For this week’s edition of City Paper Arts Club, arts editor Kayla Randall and multimedia editor Will Warren watched 28 Days Later—because of course we’re watching a movie about a virus destroying the world during an actual viral pandemic. Underneath the blood and gore of the sci-fi horror film, released in the UK in 2002 and in the U.S. in 2003, we found sharp social commentary and emotional throughlines that reminded us about the beauty of being human. Next, because we love to be psychologically and sociologically tortured, we’ll watch episode three of Black Mirror’s first season, “The Entire History of You.”

These Arts Club chat excerpts have been edited and condensed for clarity. For the full chat, subscribe to Washington City Podcast.

Kayla Randall: This movie is an early 2000s, low-budget sci-fi horror, but it has these images that really stick with me. When [main character] Jim finds his way out of the hospital and goes outside into the world, it’s completely deserted. It’s empty. London is empty. That shook me. Everyone’s gone and it’s really scary.

Will Warren: I think the reason that zombie movies are potent metaphors is because it weaponizes other people. While zombies are not something that we deal with on a day-to-day basis, other people are, and so turning your friends and family and neighbors and co-workers and petty rivals into monsters is something that I think is really resonant. And trying to make sense of that is powerful. It plays a lot with the way that humans are supposed to be and the way that society is supposed to be. When you see these open streetscapes, in the same way you see pictures of downtown D.C. now, it’s immediately unsettling.

KR: There is this loneliness in what’s happening right now, and I think this movie perfectly encapsulates that kind of isolation. There’s some quotes that I absolutely love from this movie, that are really relevant to me always, but especially right now …

[The character] Selena says, “… It was happening in small villages, market towns. And then it wasn’t on the TV anymore. It was in the street outside. It was coming through your windows. It was a virus, an infection … By the time they tried to evacuate the cities, it was already too late. The infection was everywhere.”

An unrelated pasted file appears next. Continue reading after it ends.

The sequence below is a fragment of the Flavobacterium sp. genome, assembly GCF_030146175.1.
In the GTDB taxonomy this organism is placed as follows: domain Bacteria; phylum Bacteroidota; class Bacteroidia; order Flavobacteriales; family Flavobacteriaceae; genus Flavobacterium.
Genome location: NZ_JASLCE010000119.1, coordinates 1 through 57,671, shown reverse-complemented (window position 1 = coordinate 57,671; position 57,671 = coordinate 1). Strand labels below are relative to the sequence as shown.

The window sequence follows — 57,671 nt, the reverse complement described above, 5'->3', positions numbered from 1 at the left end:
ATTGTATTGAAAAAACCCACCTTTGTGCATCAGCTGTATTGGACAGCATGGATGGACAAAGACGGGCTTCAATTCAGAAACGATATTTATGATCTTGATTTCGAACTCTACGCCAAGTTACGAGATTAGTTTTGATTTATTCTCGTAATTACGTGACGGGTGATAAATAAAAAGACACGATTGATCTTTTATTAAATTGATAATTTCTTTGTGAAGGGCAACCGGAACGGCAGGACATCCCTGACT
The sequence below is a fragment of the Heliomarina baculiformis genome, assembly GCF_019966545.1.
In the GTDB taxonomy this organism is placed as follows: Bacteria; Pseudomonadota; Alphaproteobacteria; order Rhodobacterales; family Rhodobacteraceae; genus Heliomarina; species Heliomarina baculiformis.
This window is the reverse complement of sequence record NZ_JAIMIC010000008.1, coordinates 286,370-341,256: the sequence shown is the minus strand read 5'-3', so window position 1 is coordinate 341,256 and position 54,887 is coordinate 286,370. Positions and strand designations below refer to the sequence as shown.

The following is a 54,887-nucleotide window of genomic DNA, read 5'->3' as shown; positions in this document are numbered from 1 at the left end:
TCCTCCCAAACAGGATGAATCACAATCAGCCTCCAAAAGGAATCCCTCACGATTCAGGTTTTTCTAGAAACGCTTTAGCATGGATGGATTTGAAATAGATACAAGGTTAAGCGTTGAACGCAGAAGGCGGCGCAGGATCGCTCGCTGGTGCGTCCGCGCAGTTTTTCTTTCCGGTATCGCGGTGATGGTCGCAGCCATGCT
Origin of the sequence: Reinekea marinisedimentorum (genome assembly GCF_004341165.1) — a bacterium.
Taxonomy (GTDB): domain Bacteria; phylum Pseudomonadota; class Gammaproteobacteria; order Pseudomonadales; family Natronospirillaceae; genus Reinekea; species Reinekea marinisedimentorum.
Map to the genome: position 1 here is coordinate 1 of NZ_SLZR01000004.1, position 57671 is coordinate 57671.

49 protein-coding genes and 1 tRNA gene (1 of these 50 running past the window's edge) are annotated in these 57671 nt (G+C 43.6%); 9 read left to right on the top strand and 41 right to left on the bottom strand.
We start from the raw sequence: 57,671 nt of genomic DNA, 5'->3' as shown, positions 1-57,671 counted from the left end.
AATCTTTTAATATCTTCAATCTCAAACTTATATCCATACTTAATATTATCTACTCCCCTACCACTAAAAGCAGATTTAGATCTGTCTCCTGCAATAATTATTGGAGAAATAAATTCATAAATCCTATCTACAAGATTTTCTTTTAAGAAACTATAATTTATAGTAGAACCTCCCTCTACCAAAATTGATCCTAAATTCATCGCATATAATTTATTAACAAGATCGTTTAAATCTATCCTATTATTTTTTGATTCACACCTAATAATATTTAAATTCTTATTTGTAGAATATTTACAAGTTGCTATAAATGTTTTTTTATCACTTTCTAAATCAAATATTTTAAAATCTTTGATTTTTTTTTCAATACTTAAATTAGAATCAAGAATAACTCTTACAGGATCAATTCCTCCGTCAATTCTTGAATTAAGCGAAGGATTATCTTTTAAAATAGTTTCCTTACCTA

And then, Jim later says “What about the government? What are they doing?”

Then, she goes, “There’s no government.”

That really struck me because we really want to believe our institutions are infallible and that they’re going to still be standing through anything. But they don’t have to, they could fall. Empires fall. Everything falls.

WW: The thing about the government, especially, is thought-provoking, because people want to put their trust somewhere. I mean, how many times have we heard people lament the fact that we don’t have a president who’s able to tell the truth about the disease and also clearly communicate what our response to it should be, and what the federal government is doing and what individual citizens can do. There’s obviously a hunger for us to trust in someone. I thought that the way that the longing for trust manifested itself in the movie was really interesting, as well. Jim and Selena eventually team up with a father and daughter, and they go looking for the military, because they hear a recording that [the military is] somewhere near Manchester. And they just put so much faith in the idea of the military because it’s this governmental institution. There’s this want to believe in the way that things used to be and the old power systems. That the status quo will remain in some way and you’ll be taken care of. 

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